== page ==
Child Tax Credit 2018 & 2019 Simplified !

Child Tax Credit 2018 & 2019

The Child Tax Credit law under section 24 of the 26US Code has changed a lot from the tax year 2018 with the passage of the Tax Cuts & Jobs Act. Earlier i.e before TCJA, a taxpayer could claim a tax credit worth up to $1,000 per qualifying child. but from the tax year 2018 onwards, you can claim tax credit upto $2000 per qualifying child. So, what child tax credit IRS allows in 2018 or 2019?

New Child Tax Credit Rules from 2018

Major child tax credit changes are as under :

  • The Child Tax Credit is now worth up to $2,000 per qualifying child.
  • The refundable portion of the child tax credit is limited to $1,400 ( 15% of earned income ) for the tax year 2018 subject to income phaseout.
  • The age cut-off remains at 17 at the end of the year. Further, a valid SSN to the child is a must to qualify for Child Tax Credit.
  • The minimum income that you must earn for claiming child tax credit is now to $ 2,500.Earned income can be from wages, salary, tips, employer-based disability, self-employment income, military pay, etc
  • The beginning credit phaseout for the child tax credit starts at $200,000 ($400,000 for joint filers).
  • From the year 2018, you can claim an additional non-refundable tax credit of $500 for qualifying relatives who may not necessarily have to be children below 17 years . This is explained later in this article.

Since this credit is non-refundable, it can only help reduce taxes owed. If you can claim both this credit and the CTC, this will be applied first to lower your taxable income.

Who is a “Qualified Child” for the Child Tax Credit?

The newly amended law for a claim of the child tax credit as altered the eligibility conditions states that the child must be a qualified child. So we need to understand “Who is a qualified child ?” for the purpose of the claim of the child tax credit. A qualifying child is one :

  1. Who is of age 16 or younger – at the end of the year.
  2. Who is related to the claimant of the child tax credit as a – son, daughter, stepchild, foster child, brother, sister, stepbrother, stepsister or a descendant of any of these individuals (includes your grandchild, niece, or nephew) or is a legally adopted child
  3. The child must not have provided more than half of their own support for the year.
  4. You must claim the child as a dependent and that you provided at least half the child’s support during the tax year.
  5. The child must be a U.S. citizen, U.S. national, or U.S. resident alien.
  6. The child must be resident of USA ( means lived with you for more than half of the tax year.) , although there is some exception. Refer to IRS Publication 972, Child Tax Credit.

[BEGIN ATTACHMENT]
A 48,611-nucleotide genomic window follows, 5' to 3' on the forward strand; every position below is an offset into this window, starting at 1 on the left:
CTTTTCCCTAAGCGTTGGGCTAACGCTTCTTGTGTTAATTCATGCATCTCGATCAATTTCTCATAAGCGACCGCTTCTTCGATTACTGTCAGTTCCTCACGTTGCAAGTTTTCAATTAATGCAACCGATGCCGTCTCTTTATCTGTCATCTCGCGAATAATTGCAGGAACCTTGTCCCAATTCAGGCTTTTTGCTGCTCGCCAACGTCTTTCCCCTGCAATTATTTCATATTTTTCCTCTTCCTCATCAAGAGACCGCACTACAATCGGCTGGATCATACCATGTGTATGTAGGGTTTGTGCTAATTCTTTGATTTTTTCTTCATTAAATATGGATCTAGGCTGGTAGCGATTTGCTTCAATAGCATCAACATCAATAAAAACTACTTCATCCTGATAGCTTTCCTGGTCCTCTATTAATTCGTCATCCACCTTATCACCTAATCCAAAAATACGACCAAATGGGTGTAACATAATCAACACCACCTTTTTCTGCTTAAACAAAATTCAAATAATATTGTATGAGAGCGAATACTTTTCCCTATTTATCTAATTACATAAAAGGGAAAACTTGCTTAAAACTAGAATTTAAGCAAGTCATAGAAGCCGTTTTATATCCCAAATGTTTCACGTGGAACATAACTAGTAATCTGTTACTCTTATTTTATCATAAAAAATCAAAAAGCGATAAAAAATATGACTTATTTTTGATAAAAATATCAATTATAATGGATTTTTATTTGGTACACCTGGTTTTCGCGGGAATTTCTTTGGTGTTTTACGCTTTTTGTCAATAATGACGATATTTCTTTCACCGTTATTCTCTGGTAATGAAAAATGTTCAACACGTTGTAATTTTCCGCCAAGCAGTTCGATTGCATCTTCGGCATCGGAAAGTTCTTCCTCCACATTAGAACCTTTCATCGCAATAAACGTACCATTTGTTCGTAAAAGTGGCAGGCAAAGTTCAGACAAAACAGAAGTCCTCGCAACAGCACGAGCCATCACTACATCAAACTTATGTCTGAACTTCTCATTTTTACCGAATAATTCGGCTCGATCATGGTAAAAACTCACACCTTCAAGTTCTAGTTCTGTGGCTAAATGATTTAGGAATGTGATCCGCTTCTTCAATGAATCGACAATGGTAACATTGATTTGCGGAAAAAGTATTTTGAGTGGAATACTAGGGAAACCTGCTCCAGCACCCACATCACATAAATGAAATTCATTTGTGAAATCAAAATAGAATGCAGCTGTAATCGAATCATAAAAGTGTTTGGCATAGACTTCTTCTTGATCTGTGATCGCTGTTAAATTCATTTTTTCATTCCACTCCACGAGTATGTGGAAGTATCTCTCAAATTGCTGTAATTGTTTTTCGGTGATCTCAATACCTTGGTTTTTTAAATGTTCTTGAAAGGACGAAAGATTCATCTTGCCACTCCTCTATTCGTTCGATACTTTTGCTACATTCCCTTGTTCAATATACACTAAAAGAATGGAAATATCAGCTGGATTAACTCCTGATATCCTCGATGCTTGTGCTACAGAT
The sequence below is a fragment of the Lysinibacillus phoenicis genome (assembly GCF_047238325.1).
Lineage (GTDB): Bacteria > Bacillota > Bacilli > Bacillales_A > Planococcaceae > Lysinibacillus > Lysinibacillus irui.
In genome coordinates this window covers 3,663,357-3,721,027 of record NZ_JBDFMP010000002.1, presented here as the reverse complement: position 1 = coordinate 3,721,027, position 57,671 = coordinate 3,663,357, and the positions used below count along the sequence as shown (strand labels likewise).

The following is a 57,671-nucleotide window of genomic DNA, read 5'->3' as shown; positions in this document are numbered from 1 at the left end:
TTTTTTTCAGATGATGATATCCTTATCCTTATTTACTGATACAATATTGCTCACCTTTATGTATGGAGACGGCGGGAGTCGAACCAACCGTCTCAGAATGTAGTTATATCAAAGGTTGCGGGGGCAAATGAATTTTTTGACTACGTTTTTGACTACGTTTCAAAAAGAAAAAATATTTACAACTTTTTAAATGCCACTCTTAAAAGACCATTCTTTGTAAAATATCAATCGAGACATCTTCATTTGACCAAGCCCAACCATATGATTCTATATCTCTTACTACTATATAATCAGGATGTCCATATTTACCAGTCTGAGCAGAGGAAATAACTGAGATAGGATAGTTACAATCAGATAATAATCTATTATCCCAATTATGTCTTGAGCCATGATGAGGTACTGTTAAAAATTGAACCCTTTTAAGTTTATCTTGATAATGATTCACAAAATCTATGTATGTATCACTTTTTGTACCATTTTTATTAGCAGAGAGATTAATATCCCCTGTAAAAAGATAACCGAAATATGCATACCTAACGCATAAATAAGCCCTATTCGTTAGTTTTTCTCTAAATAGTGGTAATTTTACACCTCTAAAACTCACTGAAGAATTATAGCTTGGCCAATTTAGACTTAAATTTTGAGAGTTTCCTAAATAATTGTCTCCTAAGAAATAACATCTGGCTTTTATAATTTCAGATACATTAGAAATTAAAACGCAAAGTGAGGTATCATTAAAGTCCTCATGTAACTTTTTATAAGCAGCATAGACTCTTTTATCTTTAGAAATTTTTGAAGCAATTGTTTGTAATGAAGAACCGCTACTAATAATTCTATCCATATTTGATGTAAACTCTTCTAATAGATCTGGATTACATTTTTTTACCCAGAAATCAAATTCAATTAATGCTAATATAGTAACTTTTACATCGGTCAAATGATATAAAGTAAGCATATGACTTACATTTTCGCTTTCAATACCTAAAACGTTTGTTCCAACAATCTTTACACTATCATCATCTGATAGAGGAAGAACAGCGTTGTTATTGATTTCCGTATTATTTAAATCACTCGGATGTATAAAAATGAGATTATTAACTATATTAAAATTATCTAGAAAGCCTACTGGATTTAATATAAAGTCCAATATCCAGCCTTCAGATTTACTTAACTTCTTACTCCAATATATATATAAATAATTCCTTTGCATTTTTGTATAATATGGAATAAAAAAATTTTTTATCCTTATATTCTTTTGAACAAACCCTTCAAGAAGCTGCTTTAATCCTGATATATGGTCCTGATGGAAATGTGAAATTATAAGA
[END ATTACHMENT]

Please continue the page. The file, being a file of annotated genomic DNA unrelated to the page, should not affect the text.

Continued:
7. The child must have a Social Security Number before due date of filing tax return.

What is Child Tax Credit Income Levels & Phaseout ?

Child tax credit phaseouts begins with a modified adjusted gross income (MAGI) of more than $200,000 for all taxpayers except married filing jointly in whose case phaseout begins at $ 400,000.

How phaseouts work ?

Under new rule of phaseout computation, there is reduction child tax credt by of $50 for each increase of $1,000 of Modified Adjusted Gross Income. It is clear that the new child credit rule helps you more if you have higher income because the phaseout begins at $ 200,000 ($400000 for joint filers). On the contrary ,if you earn less or have no earned income at all, the Child Tax Credit is either very less or of no help at all !. 

Can You Claim Refund of the Child Tax Credit?

The answer is a definite yes provided there is a balance of child tax credit eliminating any taxes you owe. If that be the case , you can claim a refund by submitting child tax credit form Schedule 8812, the “Additional Child Tax Credit” with your tax return.

The refundable portion is equal to 15% of your earned income over $2,500, up to $1,400. To estimate how much of the refund you would receive, you can use the following equation:

(Your salary – $2,500) x .15

$500 Additional Dependent Credit

This is from the tax year 2018 onwards, courtsey TCJA. The additional $500 non-refundable tax credit is available to anyone who satisfies following three conditions

(i) provides half the financial support to a parent or grandparent, stepparent, aunt or uncle, niece or nephew, in-laws, or someone who lives in your home all year long, and

(ii) the dependent doesn’t earn more than $4,150 (for tax year 2018).

The qualifying dependent must be a U.S. citizen, U.S. national, or U.S. resident alien.

The additional tax credit of $ 500 is counted along with main child tax credit for a single phase out when adjusted gross income exceeds $200,000, or $400,000 if married filing jointly.

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